SOPHIE: 1986 – 2021

The electronic-music visionary and queer icon was an essential architect of hyperpop.

SOPHIE. Credit: Rovi.

SOPHIE, one of the most influential musicians of the 2010s and a figurehead of contemporary queer culture, has died at the age of 34 following an accident in Athens, Greece.

The artist first introduced to the world as Sophie Xeon was born in Glasgow in 1986. SOPHIE burned briefly but incandescently from 2013 to 2021, across a string of fêted singles, a handful of high-profile collaborations and one full-length solo album. In that truncated period of time, SOPHIE upended conventional notions of taste, stretched the limits of sound and bridged the realms of avant-garde, dance and pop like few others.

Unlike numerous visionaries across the sweep of musical history, distance is not needed to assess SOPHIE’s impact. SOPHIE’s anything-goes, everything-works approach to art was instrumental in forging one of the few truly new genres of the 21st century: a giddy, dayglo fantasia we have come to know as hyperpop.

Alongside artists such as Charli XCX, Oneohtrix Point Never, A.G. Cook and Caroline Polachek, SOPHIE’s embrace of mass commercialism, recycling of reviled aesthetics and playful winking at the absurd generated profound ripple effects through fashion and pop culture. It also confused the hell out of people. In this Internet-age empire, think of SOPHIE as Helen of Troy: the face that launched 1,000 think pieces.

In SOPHIE’s world, nothing could remain static; everything demanded to be pitch-shifted, modulated, turned inside-out or bounced off a potential contrasting element. SOPHIE’s fetishistic attraction to synthetic textures resulted in records that sound how everyday objects like slides, balloons, leather and latex feel: smooth, squeaky and wet. Fittingly for an artist who once conducted an interview with Sophia, the first humanoid to gain citizenship, SOPHIE assembled beats à la an architect using a 3D printer.

SOPHIE’s death not only robs the avant-garde of a true original, but robs the world of a highly visible transgender icon. Just like past boundary-breakers Sylvester and Arthur Russell, SOPHIE harnessed the future and used it to enliven the present. Here are five defining moments of SOPHIE’s career.


While not SOPHIE’s debut, “Bipp” was the song that cracked open a Whole New World. Crash-landing into the public consciousness in summer 2013 – a time when SOPHIE was a faceless avatar that refused to engage with the press – critics initially approached this slab of elasticated dance-pop with one eyebrow quizzically raised. By the decade’s close, “Bipp” was celebrated by every publication worth their salt as a defining song of the period. It is to SOPHIE’s eternal credit that what felt confounding then feels positively trad now.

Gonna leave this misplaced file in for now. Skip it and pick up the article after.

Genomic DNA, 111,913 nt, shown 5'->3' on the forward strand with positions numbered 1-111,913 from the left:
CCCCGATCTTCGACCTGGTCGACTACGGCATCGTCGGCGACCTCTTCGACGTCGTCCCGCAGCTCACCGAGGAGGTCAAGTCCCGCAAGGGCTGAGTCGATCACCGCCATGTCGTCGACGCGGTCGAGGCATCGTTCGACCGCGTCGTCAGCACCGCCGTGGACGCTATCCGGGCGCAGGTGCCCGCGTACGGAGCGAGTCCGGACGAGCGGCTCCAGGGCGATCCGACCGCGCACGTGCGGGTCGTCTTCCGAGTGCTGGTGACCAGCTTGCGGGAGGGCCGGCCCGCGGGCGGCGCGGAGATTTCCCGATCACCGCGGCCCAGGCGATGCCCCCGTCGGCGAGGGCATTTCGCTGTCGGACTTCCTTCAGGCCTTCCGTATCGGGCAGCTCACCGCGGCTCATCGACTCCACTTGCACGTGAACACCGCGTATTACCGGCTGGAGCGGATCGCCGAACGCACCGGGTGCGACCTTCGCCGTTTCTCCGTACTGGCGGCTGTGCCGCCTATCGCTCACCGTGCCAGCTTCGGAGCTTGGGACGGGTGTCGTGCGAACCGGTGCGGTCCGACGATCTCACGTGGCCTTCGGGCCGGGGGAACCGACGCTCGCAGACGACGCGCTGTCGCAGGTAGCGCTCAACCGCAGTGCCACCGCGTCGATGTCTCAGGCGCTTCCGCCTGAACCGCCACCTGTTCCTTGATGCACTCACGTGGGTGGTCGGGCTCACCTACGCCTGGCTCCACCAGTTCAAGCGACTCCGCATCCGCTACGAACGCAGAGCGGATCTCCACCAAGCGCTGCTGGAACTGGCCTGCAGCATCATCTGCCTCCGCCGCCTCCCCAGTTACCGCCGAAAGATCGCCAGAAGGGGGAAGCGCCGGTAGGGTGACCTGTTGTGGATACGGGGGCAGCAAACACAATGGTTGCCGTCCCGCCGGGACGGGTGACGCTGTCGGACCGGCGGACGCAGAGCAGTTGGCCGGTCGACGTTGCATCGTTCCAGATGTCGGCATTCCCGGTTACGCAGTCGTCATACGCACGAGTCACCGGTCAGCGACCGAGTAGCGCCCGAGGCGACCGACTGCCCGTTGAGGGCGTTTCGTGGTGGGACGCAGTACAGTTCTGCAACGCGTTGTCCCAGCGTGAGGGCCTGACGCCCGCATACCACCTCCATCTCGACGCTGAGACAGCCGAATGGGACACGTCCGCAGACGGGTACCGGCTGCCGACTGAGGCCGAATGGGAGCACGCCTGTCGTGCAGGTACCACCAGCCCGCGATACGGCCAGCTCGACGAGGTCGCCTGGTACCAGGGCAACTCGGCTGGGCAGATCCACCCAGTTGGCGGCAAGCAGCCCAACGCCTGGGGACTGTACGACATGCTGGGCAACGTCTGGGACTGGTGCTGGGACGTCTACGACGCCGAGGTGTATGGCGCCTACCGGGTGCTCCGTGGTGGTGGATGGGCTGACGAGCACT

Owing to SOPHIE’s primary record label, Numbers, the artist was implicitly aligned with Montreal as well as Glasgow, twinned powerhouses of club music that gave the world Rustie, Jacques Greene and TNGHT (Hudson Mohawke and Lunice). “Lemonade,” from 2014, did little to dissuade this assumption – a greased-up trap banger that would flip North American crowds upside down within seconds of its frothing-bubble intro hitting the speakers. “Lemonade” went on to soundtrack a McDonald’s commercial and bagged SOPHIE production work for Madonna, signs of the artist’s ability to make paragons of mass production seem somehow rather cool.


Co-signs from megastars turned heads – and we’ll wait patiently on the collaboration that Rihanna teased – but SOPHIE’s best work as a guest songwriter and producer often came from joining up with artists cut from a similar fringe-cloth. Shygirl, Arca and Le1f were all notable beneficiaries, with “Koi” the pick of the bunch. SOPHIE’s beat presents an obstacle course for the NYC rapper, who catches and rides a Zero-G rhythm that refuses to sit still. The result is a song as in tune with the sound of modern experimental rap as with the post-genre stew of deconstructed club music – no mean feat.

Just Like We Never Said Goodbye

Cheesy, ironic, guilty pleasure: These were all alien terms to SOPHIE, and if there’s a key takeaway from the musician’s catalog, it’s that they should be absent from your dictionary too. Case in point “...Goodbye,” the ultra-saccharine closer from SOPHIE’s singles compendium PRODUCT (and a sister to later single “Immaterial”). Alloying the sugariest melody from a late-’90s pop party to sky-scraping synths borrowed from an EDM anthem that never was, this fan favorite brilliantly bookmarks the First Age of SOPHIE.

Though the Second Age of SOPHIE was cut brutally short, we should be thankful that the revelatory OIL OF EVERY PEARL’S UN-INSIDES made it out in the artist’s lifetime. By the album’s release in 2018, SOPHIE had undergone a full metamorphosis, emerging from the shadows as an inspiration for those who sought identity between binary lines. “Is It Cold in the Water?” is the LP’s stop-you-in-your-tracks centerpiece, commuting pain, light and rebirth into a haunting torch song. The track soars so high it seems to breach the Earth’s atmosphere and stretch toward the heavens – an appropriately celestial elegy for the irrepressible dreamer who died while trying to get closer to the moon.


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